Last week, we were fortunate to attend the 2nd Annual Laurel Highlands Jeep® Jamboree in Southwestern Pennsylvania. Deep within the woods and forests on the 2,000-acre Nemacolin Woodlands Resort grounds, Jeep vehicle enthusiasts converged to take on the mud and hills, all while doing what Jeep fans do better than anyone else: have fun.
The two-day event began early on a Friday, out in the parking lot of the resort’s Adventure Center. Jamboree attendees excitedly mingled and checked out each other’s rigs. One thing was certain: no two Jeep vehicles were alike. In the parking lot, amidst the hissing of dozens of tires being aired down, were stock vehicles and heavily modified Jeep vehicles. Old CJs sat next to new models, like the 2012 Jeep Grand Cherokee Overland.
The crisp 65-degree temperature warmed throughout the morning as we tagged along the Money Trail. If you’ve never been to this part of the country, taking on these trails is a different kind of experience. The woods are thick, the brush dense, and the trails narrow. Frequent water crossings and mud ruts – oh boy, those mud ruts – greet you around bends and at the bottom of uncountable hills.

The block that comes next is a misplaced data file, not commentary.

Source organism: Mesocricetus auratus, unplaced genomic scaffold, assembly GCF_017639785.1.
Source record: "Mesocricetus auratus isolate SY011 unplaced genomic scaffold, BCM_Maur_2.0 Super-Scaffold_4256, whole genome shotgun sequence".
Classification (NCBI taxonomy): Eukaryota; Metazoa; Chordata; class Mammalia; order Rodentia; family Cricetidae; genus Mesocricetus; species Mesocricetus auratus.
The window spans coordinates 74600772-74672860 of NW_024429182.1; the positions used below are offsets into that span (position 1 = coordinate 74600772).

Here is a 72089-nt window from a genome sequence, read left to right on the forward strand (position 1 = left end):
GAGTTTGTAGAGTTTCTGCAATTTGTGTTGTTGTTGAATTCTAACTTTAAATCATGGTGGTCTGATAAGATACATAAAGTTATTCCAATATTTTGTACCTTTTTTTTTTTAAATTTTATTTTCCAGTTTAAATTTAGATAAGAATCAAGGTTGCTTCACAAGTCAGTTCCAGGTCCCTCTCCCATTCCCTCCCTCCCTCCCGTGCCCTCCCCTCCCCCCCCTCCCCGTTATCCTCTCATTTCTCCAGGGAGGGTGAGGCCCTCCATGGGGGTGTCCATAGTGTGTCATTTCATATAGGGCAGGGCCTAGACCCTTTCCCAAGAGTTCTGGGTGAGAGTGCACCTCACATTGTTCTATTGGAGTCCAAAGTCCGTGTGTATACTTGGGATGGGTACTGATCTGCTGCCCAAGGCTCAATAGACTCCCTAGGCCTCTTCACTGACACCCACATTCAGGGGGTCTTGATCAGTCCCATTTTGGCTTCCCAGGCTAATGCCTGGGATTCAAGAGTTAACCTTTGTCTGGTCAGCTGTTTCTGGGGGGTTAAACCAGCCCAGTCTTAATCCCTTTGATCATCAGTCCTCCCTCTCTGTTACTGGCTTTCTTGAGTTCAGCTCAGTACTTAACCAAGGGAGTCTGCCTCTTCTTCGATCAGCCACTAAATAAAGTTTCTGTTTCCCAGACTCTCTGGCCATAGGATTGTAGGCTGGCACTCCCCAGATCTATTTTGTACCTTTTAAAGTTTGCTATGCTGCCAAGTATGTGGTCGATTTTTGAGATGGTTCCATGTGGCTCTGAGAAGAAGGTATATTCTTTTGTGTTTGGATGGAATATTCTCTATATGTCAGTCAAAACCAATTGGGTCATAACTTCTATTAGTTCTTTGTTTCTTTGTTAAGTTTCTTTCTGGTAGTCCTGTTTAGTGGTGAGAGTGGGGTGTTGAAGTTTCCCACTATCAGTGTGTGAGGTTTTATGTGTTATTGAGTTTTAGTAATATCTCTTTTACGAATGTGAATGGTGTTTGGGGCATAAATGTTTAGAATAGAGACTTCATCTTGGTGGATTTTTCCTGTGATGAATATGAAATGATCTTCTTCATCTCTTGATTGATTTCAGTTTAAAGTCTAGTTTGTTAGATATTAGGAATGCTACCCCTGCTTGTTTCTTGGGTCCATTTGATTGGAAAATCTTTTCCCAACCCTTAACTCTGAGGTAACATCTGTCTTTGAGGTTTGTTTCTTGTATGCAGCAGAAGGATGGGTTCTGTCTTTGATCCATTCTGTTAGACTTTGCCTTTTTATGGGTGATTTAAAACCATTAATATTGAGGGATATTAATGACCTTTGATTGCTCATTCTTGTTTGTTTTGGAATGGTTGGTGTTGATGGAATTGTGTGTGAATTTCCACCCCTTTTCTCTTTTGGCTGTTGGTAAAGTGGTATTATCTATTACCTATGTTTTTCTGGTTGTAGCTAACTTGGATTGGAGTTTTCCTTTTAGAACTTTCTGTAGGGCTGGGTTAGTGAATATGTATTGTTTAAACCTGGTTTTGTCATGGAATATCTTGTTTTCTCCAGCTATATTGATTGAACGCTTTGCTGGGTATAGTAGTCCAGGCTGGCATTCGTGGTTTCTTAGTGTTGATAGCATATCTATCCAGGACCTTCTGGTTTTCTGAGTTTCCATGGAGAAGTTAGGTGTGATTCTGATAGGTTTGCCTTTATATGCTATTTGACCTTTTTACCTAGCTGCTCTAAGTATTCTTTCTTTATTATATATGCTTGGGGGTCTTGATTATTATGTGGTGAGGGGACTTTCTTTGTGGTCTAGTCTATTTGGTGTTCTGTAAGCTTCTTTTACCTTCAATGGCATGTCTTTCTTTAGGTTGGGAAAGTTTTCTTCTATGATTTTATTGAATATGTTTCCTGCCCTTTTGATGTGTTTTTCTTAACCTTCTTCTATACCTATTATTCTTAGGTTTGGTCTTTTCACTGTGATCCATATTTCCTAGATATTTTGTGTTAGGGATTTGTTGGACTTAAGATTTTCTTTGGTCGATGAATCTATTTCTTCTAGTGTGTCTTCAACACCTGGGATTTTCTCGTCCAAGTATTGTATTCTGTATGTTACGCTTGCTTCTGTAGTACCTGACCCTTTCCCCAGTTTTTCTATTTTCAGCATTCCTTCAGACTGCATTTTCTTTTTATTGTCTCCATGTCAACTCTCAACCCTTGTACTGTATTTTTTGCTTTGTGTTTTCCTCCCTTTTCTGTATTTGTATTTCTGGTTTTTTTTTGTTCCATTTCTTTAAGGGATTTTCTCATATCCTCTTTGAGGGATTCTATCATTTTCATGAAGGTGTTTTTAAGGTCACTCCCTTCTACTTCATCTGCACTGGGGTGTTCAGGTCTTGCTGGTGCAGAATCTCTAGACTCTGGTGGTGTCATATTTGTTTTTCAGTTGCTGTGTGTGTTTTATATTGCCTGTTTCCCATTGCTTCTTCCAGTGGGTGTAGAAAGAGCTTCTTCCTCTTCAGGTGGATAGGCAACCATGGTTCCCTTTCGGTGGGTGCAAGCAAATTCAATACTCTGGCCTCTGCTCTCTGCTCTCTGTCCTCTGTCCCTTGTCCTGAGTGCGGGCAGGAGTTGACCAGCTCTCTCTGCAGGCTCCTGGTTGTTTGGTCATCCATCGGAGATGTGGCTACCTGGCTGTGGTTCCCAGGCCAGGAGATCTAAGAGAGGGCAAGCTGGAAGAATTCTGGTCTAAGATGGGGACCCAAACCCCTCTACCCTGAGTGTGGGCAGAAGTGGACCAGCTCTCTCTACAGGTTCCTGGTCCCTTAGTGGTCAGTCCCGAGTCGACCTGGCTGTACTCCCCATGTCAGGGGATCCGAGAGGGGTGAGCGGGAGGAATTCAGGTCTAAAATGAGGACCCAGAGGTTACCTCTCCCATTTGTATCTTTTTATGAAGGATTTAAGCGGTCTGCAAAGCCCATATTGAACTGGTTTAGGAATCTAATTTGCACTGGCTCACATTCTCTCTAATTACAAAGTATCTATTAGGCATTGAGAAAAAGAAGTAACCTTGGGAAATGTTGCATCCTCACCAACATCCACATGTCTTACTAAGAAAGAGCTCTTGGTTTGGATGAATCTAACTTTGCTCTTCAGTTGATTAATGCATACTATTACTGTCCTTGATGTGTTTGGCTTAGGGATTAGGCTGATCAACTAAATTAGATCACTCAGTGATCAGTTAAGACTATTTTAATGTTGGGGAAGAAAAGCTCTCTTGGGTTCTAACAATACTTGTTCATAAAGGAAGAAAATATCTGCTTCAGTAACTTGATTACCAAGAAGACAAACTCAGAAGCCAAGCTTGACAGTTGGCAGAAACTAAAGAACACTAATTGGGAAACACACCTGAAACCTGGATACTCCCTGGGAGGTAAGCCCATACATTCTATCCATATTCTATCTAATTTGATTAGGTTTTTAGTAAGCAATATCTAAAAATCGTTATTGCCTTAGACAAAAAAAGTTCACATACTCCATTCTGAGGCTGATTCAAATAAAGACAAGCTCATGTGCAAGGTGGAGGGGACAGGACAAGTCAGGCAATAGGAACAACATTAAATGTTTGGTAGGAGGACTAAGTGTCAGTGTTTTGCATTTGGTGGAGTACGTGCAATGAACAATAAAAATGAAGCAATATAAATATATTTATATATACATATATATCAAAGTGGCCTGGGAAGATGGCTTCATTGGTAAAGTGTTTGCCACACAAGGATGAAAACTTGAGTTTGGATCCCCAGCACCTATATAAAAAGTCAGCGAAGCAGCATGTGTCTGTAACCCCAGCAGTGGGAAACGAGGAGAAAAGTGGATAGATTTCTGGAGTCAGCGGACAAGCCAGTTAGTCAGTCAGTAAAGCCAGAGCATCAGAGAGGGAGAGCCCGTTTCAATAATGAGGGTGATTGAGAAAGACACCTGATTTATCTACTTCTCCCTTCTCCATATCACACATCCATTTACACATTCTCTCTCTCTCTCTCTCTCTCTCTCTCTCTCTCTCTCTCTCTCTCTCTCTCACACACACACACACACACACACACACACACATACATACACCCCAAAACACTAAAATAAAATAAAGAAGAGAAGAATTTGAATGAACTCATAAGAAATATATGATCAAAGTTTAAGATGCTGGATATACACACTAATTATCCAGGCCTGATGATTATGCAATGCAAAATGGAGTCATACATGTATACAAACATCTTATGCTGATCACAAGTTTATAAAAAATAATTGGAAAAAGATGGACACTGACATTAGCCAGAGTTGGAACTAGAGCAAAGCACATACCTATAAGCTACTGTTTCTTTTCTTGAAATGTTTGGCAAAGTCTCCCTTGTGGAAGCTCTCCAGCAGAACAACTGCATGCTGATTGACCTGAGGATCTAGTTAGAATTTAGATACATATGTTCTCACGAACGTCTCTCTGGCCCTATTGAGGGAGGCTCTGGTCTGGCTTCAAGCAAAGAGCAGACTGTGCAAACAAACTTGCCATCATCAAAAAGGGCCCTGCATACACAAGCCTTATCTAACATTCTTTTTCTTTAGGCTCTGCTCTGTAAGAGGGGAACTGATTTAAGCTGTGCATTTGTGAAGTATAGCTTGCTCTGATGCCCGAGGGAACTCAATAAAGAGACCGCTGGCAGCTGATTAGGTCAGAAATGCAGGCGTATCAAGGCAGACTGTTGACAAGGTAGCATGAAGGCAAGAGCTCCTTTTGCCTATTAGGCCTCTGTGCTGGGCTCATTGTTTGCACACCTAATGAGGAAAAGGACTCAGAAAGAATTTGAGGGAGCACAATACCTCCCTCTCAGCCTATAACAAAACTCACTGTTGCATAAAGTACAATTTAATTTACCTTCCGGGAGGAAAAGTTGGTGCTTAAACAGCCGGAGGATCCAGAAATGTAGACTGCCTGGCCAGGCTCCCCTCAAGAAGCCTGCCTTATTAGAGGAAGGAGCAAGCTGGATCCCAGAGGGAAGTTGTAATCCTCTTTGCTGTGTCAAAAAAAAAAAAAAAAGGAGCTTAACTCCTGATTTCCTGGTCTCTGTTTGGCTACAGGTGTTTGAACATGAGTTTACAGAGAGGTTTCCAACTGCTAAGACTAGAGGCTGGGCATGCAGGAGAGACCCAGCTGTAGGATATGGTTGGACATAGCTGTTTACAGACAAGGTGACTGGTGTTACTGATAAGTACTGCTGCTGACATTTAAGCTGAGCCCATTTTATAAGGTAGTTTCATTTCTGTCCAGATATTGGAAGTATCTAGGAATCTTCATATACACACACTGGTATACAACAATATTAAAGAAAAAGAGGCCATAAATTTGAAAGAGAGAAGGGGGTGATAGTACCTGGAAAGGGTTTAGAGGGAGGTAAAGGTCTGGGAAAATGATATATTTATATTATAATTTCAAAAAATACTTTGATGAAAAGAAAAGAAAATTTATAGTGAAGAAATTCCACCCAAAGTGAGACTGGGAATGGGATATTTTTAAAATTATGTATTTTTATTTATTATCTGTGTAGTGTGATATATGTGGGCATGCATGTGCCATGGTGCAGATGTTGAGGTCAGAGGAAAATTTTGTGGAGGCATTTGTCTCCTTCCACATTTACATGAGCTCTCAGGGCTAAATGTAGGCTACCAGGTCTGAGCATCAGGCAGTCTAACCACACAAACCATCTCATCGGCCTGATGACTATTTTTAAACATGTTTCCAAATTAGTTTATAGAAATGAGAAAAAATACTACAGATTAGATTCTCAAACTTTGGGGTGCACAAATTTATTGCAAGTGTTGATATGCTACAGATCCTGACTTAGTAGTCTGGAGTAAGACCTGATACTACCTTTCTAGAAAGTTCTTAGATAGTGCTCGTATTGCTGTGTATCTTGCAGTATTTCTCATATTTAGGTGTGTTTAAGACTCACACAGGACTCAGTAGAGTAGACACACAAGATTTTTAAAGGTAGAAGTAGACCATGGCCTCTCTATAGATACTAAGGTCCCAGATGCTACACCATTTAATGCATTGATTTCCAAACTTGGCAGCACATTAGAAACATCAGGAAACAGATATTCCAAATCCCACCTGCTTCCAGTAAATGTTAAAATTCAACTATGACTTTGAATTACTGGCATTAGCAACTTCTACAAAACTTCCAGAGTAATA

If you don’t pay attention, the picturesque foliage can give way to some seriously slick stretches of sulfur-rich mud (and if you wait to wash your mud-splattered clothes, well, you’ll have permanent Dalmatian-like spots to show as your personal battle scars the next time you wear them). One particular long stretch of Money Trail is what was affectionately known as “Mogul Hill,” a fairly long series of turns and slight ups-and-downs with mud ruts at the bottom of each one. Money Trail was only rated a 3, but it proved to be quite a lot to handle for some drivers. Needless to say, there’s a reason that this Jamboree mandates that each vehicle have a tow-strap. Many came ready with winches and we saw a few being used during the event.
The people who made the whole event run smoothly (or slick, as it were), the Jeep Jamboree Trail Guides (wearing the yellow shirts in our photos), volunteer their time for the benefit of everyone in attendance. They’re at each obstacle, rut, and tricky corner, ensuring that every participant can successfully navigate the trails. You might watch the guides work, directing a vehicle’s tires this way or that way, telling participants to keep momentum or stop – over and over – and think, “these guys have the patience of saints.” Here’s a dirty (muddy?) little secret, though: they love it, and we love them for it. Without their enthusiasm and passion for Jeep vehicles and off-roading, an event like the Jeep Jamboree could never happen.
This year’s attendees represented almost 20 states and Canada, many of them fortunate enough to be experiencing the finest mud that the Keystone State has to offer for the first time. We had a blast meeting and talking to everyone and witnessing firsthand, again, why Jeep fans are the best and most fun people out there.